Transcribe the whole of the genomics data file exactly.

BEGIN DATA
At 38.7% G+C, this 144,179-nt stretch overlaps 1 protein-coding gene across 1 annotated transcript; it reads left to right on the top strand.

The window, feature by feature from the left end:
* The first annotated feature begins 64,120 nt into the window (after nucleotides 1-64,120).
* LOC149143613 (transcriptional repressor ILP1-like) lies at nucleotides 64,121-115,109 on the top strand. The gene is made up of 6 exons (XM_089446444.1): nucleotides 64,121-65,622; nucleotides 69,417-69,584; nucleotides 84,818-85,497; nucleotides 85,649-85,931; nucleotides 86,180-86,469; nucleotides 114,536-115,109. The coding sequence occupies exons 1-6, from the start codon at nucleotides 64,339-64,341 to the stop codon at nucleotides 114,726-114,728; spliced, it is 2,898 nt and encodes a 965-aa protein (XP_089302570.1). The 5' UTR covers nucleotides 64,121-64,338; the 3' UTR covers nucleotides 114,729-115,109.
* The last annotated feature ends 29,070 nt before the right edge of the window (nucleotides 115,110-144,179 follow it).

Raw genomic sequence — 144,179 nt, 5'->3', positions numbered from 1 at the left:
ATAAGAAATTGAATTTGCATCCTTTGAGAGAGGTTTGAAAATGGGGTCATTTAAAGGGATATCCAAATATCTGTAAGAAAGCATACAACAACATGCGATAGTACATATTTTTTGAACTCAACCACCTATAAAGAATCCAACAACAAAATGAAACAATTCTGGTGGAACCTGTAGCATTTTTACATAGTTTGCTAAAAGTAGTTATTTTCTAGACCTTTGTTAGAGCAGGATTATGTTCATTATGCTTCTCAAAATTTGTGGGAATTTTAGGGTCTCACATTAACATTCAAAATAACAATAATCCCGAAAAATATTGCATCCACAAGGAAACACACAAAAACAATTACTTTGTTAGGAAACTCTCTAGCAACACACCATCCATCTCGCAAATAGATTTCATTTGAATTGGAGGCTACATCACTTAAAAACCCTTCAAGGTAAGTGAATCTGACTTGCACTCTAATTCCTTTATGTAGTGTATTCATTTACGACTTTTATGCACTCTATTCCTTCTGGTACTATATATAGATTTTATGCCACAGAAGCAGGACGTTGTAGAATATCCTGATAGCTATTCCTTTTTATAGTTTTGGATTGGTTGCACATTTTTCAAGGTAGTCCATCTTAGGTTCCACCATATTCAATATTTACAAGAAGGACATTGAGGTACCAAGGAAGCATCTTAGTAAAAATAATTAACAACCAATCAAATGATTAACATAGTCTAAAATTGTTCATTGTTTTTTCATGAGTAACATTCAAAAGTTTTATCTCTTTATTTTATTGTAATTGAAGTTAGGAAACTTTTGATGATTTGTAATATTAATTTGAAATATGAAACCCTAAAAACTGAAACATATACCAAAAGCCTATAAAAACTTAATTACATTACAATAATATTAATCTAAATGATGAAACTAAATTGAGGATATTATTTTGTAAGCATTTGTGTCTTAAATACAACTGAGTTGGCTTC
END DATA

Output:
At 38.7% G+C, this 144,179-nt stretch overlaps 1 protein-coding gene across 1 annotated transcript; it reads left to right on the top strand.

The window, feature by feature from the left end:
* The first annotated feature begins 64,120 nt into the window (after nucleotides 1-64,120).
* LOC149143613 (transcriptional repressor ILP1-like) lies at nucleotides 64,121-115,109 on the top strand. The gene is made up of 6 exons (XM_089446444.1): nucleotides 64,121-65,622; nucleotides 69,417-69,584; nucleotides 84,818-85,497; nucleotides 85,649-85,931; nucleotides 86,180-86,469; nucleotides 114,536-115,109. The coding sequence occupies exons 1-6, from the start codon at nucleotides 64,339-64,341 to the stop codon at nucleotides 114,726-114,728; spliced, it is 2,898 nt and encodes a 965-aa protein (XP_089302570.1). The 5' UTR covers nucleotides 64,121-64,338; the 3' UTR covers nucleotides 114,729-115,109.
* The last annotated feature ends 29,070 nt before the right edge of the window (nucleotides 115,110-144,179 follow it).

Raw genomic sequence — 144,179 nt, 5'->3', positions numbered from 1 at the left:
ATAAGAAATTGAATTTGCATCCTTTGAGAGAGGTTTGAAAATGGGGTCATTTAAAGGGATATCCAAATATCTGTAAGAAAGCATACAACAACATGCGATAGTACATATTTTTTGAACTCAACCACCTATAAAGAATCCAACAACAAAATGAAACAATTCTGGTGGAACCTGTAGCATTTTTACATAGTTTGCTAAAAGTAGTTATTTTCTAGACCTTTGTTAGAGCAGGATTATGTTCATTATGCTTCTCAAAATTTGTGGGAATTTTAGGGTCTCACATTAACATTCAAAATAACAATAATCCCGAAAAATATTGCATCCACAAGGAAACACACAAAAACAATTACTTTGTTAGGAAACTCTCTAGCAACACACCATCCATCTCGCAAATAGATTTCATTTGAATTGGAGGCTACATCACTTAAAAACCCTTCAAGGTAAGTGAATCTGACTTGCACTCTAATTCCTTTATGTAGTGTATTCATTTACGACTTTTATGCACTCTATTCCTTCTGGTACTATATATAGATTTTATGCCACAGAAGCAGGACGTTGTAGAATATCCTGATAGCTATTCCTTTTTATAGTTTTGGATTGGTTGCACATTTTTCAAGGTAGTCCATCTTAGGTTCCACCATATTCAATATTTACAAGAAGGACATTGAGGTACCAAGGAAGCATCTTAGTAAAAATAATTAACAACCAATCAAATGATTAACATAGTCTAAAATTGTTCATTGTTTTTTCATGAGTAACATTCAAAAGTTTTATCTCTTTATTTTATTGTAATTGAAGTTAGGAAACTTTTGATGATTTGTAATATTAATTTGAAATATGAAACCCTAAAAACTGAAACATATACCAAAAGCCTATAAAAACTTAATTACATTACAATAATATTAATCTAAATGATGAAACTAAATTGAGGATATTATTTTGTAAGCATTTGTGTCTTAAATACAACTGAGTTGGCTTC